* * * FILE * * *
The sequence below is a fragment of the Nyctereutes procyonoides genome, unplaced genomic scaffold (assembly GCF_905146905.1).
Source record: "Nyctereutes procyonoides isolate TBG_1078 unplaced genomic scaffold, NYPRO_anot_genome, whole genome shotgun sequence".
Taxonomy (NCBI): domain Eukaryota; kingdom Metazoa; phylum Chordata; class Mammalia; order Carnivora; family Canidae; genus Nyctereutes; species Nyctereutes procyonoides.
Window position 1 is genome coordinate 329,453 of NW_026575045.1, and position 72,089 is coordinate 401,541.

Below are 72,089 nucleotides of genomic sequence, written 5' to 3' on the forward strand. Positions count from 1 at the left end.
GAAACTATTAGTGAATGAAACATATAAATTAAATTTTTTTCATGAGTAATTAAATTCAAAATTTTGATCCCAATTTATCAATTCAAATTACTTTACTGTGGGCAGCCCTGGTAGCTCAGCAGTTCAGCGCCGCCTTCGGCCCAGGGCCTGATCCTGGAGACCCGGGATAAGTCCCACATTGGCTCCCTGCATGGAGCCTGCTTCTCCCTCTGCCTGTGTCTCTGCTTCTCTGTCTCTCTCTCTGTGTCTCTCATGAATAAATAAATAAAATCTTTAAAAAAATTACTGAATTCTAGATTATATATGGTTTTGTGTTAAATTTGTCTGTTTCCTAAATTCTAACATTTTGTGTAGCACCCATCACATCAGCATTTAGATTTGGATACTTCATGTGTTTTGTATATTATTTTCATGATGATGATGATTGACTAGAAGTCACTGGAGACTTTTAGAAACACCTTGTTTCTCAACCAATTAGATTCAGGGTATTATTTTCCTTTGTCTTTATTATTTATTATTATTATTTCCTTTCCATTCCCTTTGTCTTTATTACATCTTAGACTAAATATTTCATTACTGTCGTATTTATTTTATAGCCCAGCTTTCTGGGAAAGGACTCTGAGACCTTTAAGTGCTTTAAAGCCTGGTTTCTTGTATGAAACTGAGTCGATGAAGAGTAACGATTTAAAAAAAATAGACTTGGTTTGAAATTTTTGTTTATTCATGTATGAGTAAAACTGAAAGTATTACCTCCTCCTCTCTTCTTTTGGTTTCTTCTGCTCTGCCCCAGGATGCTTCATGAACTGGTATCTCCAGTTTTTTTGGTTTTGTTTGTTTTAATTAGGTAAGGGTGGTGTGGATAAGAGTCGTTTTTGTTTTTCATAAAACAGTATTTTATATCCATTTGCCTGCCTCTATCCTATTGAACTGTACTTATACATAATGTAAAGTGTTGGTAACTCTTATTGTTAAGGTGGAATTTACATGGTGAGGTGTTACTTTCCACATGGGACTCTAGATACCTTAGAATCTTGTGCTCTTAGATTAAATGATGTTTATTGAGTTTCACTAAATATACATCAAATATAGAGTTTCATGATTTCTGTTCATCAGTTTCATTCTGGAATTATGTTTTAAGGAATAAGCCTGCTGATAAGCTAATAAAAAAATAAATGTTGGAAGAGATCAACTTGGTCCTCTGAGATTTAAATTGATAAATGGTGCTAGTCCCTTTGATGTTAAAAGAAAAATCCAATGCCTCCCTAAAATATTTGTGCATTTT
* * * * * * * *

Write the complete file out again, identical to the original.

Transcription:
The sequence below is a fragment of the Nyctereutes procyonoides genome, unplaced genomic scaffold (assembly GCF_905146905.1).
Source record: "Nyctereutes procyonoides isolate TBG_1078 unplaced genomic scaffold, NYPRO_anot_genome, whole genome shotgun sequence".
Taxonomy (NCBI): domain Eukaryota; kingdom Metazoa; phylum Chordata; class Mammalia; order Carnivora; family Canidae; genus Nyctereutes; species Nyctereutes procyonoides.
Window position 1 is genome coordinate 329,453 of NW_026575045.1, and position 72,089 is coordinate 401,541.

Below are 72,089 nucleotides of genomic sequence, written 5' to 3' on the forward strand. Positions count from 1 at the left end.
GAAACTATTAGTGAATGAAACATATAAATTAAATTTTTTTCATGAGTAATTAAATTCAAAATTTTGATCCCAATTTATCAATTCAAATTACTTTACTGTGGGCAGCCCTGGTAGCTCAGCAGTTCAGCGCCGCCTTCGGCCCAGGGCCTGATCCTGGAGACCCGGGATAAGTCCCACATTGGCTCCCTGCATGGAGCCTGCTTCTCCCTCTGCCTGTGTCTCTGCTTCTCTGTCTCTCTCTCTGTGTCTCTCATGAATAAATAAATAAAATCTTTAAAAAAATTACTGAATTCTAGATTATATATGGTTTTGTGTTAAATTTGTCTGTTTCCTAAATTCTAACATTTTGTGTAGCACCCATCACATCAGCATTTAGATTTGGATACTTCATGTGTTTTGTATATTATTTTCATGATGATGATGATTGACTAGAAGTCACTGGAGACTTTTAGAAACACCTTGTTTCTCAACCAATTAGATTCAGGGTATTATTTTCCTTTGTCTTTATTATTTATTATTATTATTTCCTTTCCATTCCCTTTGTCTTTATTACATCTTAGACTAAATATTTCATTACTGTCGTATTTATTTTATAGCCCAGCTTTCTGGGAAAGGACTCTGAGACCTTTAAGTGCTTTAAAGCCTGGTTTCTTGTATGAAACTGAGTCGATGAAGAGTAACGATTTAAAAAAAATAGACTTGGTTTGAAATTTTTGTTTATTCATGTATGAGTAAAACTGAAAGTATTACCTCCTCCTCTCTTCTTTTGGTTTCTTCTGCTCTGCCCCAGGATGCTTCATGAACTGGTATCTCCAGTTTTTTTGGTTTTGTTTGTTTTAATTAGGTAAGGGTGGTGTGGATAAGAGTCGTTTTTGTTTTTCATAAAACAGTATTTTATATCCATTTGCCTGCCTCTATCCTATTGAACTGTACTTATACATAATGTAAAGTGTTGGTAACTCTTATTGTTAAGGTGGAATTTACATGGTGAGGTGTTACTTTCCACATGGGACTCTAGATACCTTAGAATCTTGTGCTCTTAGATTAAATGATGTTTATTGAGTTTCACTAAATATACATCAAATATAGAGTTTCATGATTTCTGTTCATCAGTTTCATTCTGGAATTATGTTTTAAGGAATAAGCCTGCTGATAAGCTAATAAAAAAATAAATGTTGGAAGAGATCAACTTGGTCCTCTGAGATTTAAATTGATAAATGGTGCTAGTCCCTTTGATGTTAAAAGAAAAATCCAATGCCTCCCTAAAATATTTGTGCATTTT